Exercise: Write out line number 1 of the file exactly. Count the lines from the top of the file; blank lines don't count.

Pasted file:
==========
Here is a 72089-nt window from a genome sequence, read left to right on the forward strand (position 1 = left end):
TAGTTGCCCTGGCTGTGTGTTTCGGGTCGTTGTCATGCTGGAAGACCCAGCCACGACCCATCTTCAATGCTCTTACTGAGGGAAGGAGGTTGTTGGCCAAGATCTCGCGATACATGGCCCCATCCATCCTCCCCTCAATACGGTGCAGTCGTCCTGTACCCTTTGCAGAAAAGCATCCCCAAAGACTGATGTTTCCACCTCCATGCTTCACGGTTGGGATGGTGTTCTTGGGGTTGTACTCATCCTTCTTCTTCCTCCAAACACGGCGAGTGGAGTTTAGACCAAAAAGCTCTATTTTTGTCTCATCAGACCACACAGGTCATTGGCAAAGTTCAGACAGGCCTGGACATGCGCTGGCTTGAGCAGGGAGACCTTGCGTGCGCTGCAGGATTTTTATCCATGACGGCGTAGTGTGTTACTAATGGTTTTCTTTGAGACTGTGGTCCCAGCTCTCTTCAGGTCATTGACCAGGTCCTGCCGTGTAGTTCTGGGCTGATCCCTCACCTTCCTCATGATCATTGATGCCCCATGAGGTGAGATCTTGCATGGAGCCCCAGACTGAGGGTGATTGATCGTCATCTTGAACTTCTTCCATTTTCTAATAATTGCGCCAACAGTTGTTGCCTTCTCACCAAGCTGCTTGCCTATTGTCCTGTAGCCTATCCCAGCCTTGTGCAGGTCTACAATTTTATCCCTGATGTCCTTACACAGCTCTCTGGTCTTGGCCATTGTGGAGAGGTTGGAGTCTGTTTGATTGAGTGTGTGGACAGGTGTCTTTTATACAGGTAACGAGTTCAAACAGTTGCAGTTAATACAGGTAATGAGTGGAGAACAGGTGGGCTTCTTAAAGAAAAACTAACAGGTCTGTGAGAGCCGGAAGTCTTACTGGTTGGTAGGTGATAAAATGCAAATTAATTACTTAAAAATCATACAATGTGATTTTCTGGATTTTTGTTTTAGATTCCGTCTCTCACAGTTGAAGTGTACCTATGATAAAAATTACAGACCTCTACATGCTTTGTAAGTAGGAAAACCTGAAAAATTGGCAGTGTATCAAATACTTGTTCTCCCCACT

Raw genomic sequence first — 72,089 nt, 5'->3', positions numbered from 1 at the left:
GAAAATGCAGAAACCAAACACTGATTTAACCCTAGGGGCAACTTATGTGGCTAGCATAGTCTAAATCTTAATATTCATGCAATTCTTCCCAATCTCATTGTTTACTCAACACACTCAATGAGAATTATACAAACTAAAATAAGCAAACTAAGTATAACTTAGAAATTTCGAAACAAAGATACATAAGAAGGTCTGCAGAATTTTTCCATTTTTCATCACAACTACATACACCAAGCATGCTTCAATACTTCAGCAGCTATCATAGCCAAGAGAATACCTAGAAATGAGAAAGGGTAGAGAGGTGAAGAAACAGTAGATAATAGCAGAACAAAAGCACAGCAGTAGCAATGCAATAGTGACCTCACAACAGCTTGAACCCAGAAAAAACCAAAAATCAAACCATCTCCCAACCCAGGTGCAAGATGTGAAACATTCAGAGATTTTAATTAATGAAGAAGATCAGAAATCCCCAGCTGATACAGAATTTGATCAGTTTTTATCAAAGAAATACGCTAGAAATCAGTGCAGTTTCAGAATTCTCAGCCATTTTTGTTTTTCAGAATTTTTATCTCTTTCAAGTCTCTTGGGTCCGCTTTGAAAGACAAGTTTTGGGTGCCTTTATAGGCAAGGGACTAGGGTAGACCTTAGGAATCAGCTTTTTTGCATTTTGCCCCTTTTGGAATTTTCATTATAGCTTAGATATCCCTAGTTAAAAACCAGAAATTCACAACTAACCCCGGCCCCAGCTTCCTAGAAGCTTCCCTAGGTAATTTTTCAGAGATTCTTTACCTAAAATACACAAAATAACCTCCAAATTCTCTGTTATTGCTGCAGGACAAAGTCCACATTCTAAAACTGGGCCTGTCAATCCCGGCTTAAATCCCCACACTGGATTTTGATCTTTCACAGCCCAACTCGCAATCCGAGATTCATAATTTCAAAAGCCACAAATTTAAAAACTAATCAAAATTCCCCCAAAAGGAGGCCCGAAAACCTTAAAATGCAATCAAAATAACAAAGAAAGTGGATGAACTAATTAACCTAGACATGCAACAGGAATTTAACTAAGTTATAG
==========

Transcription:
Here is a 72089-nt window from a genome sequence, read left to right on the forward strand (position 1 = left end):